Saturday, 9 July 2011
Starring: Brandon Routh, Kevin Spacey, Kate Bosworth, James Marsdon, Parker Posey, Frank Langella
By Alan Bacchus
It’s too bad this film missed its mark 6 summers ago. It’s a rather unique and wholly admirable vision for this Superman. Virtually anything could have been done with the character and the franchise, and Jon Peters, the producer, tried many different directors to relaunch the series, including using his old Batman pal Tim Burton with Nicolas Cage as the man of steel. Bryan Singer’s film resonates strongly based on his meticulous precision in plugging it into the style, tone and overall mythology of the Richard Donner films (Superman The Movie and most of Superman II). Perceived success or not, Superman Returns is a terrific film.
What’s to be cherished most from the 1978 Superman The Movie is the treatment of the origin story, both the father-son relationship between Jor-El (as played by Marlon Brando) and Superman (nee Ka-Lel), and Superman's relationship with his adopted father on Earth played by Glenn Ford. What a stroke of genius to bring Brando back from the dead, incorporating outtakes from the original in this new one to provide a unique tie between the two films. In production, the announcement of Brando’s presence signified Singer’s desire to stay in sync with the other films.
Tonally, Singer hits the same marks as Donner. Brandon Routh not only looks strikingly similar to Christopher Reeve, but he possesses some of the same slapstick steps as Reeve playing Clark Kent. Kevin Spacey and Parker Posey admirably step into the shoes of Gene Hackman and Ned Beatty, the sometimes bumbling, sometimes deadly affable opposing duo.
John Ottman’s score admirably reworks John Williams’ recognizable music to find a satisfiable hybrid.
In terms of story, Singer finds a fun medium between continuing the story established by Donner, finding his own journey for Superman and even adapting/recreating a number of the scenes from the original for his own purposes. Lois Lane’s interview of Superman, for example, is choreographed and directed note-for-note with Donner’s memorable scene in the original. After getting the assignment to do a personal piece on Superman, he meets up with Lois on the art deco rooftop flying in from the sky. A fun conversation piece filled by sexual subtext and double-entendres ensues before Superman whisks Lois off into the sky for a nighttime jaunt.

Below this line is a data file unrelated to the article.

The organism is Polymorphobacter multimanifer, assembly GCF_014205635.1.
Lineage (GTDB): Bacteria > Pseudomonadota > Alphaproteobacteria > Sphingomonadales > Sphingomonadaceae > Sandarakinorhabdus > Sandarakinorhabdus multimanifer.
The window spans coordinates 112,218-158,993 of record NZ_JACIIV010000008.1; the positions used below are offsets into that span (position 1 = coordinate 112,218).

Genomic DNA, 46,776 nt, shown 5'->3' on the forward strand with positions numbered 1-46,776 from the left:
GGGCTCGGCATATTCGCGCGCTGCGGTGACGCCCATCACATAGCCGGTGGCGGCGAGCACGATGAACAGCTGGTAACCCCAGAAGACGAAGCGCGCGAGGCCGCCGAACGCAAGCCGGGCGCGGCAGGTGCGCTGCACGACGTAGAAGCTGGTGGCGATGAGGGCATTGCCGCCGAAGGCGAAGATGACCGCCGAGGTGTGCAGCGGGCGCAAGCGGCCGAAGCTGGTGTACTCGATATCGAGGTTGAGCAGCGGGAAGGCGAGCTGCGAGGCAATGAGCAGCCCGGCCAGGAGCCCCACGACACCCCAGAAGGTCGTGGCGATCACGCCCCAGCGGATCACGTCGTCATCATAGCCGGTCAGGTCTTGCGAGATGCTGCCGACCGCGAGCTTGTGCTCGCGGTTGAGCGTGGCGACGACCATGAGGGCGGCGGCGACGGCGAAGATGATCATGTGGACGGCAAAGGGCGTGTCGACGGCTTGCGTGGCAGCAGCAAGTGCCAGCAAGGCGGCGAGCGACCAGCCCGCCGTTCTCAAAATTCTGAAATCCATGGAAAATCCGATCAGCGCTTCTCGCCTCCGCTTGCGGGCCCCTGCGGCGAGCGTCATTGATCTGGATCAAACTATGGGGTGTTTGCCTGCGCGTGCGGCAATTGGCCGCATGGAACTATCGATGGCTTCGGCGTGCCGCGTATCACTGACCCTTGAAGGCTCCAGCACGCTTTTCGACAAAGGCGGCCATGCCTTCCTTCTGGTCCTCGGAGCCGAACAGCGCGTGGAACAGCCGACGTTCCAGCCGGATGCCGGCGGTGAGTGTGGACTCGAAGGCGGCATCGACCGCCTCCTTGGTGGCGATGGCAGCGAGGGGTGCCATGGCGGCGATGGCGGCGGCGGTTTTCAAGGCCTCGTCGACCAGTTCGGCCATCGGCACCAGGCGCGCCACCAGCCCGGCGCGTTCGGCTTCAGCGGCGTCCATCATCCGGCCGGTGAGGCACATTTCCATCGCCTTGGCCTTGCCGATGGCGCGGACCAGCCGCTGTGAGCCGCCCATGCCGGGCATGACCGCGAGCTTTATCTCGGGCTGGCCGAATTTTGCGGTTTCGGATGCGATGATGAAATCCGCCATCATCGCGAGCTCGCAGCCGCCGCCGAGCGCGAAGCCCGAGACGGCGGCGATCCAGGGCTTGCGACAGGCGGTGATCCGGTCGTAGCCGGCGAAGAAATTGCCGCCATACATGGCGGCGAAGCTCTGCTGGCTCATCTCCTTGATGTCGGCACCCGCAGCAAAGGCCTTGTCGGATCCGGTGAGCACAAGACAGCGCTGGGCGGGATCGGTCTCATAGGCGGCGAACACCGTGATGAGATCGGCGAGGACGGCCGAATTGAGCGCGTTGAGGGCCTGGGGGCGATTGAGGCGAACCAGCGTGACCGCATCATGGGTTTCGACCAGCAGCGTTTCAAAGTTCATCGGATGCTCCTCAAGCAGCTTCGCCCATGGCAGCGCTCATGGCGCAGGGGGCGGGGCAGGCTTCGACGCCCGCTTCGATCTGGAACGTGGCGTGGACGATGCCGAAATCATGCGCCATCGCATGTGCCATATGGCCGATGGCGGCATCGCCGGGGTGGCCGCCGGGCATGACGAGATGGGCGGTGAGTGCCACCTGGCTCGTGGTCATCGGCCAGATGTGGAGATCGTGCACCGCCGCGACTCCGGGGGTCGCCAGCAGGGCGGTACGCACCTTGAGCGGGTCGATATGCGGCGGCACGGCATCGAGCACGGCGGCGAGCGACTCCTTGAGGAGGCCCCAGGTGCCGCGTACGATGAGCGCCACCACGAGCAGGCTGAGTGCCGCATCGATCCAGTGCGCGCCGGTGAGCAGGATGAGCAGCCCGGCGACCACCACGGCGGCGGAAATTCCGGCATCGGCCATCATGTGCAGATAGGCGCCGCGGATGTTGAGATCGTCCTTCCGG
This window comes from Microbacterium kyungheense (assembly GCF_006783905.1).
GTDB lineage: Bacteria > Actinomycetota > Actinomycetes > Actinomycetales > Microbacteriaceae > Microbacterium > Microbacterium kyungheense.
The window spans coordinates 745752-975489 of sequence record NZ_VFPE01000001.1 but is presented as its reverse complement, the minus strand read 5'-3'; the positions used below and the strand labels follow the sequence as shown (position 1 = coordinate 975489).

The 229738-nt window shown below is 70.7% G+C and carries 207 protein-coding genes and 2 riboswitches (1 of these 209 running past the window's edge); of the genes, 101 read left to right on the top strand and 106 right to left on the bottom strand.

Singer’s new addition, Lois’s child, who may or may not be Superman’s kid, also fits in wonderfully. It connects to his strong feelings for his two paternal figures, Jor-El and Pa Kent. If anything, it’s a shame we couldn’t see Ford, like Brando, somehow return in a flashback. The surprise moment in the third act when the child discovers his powers for the first time offers a pretty darn exciting piece of action, and the denouement, the final admonition of Superman as father to his sleeping son, is deeply affecting.
Where Superman Returns doesn’t land as softly, arguably, are in the overstocked action scenes. Sequences such as the airplane crash and the boat rescue at the end feel perfunctory, exercises in blockbuster excess demanded by its tent pole requirements. The overuse of CGI to replicate Superman during the scenes adds a negative cartoon nature to its generally serious subject matter.
Perhaps this is why the filmed failed – the needs and desires to create an action film conflicted with Bryan Singer’s desire to romance the genre as Richard Donner did so many years ago. Regardless, the work speaks for itself and succeeds as a worthy final chapter in the long yet truncated saga.
Superman Returns is available on Blu-ray in the Superman Anthology 1978-2006 set from Warner Home Entertainment.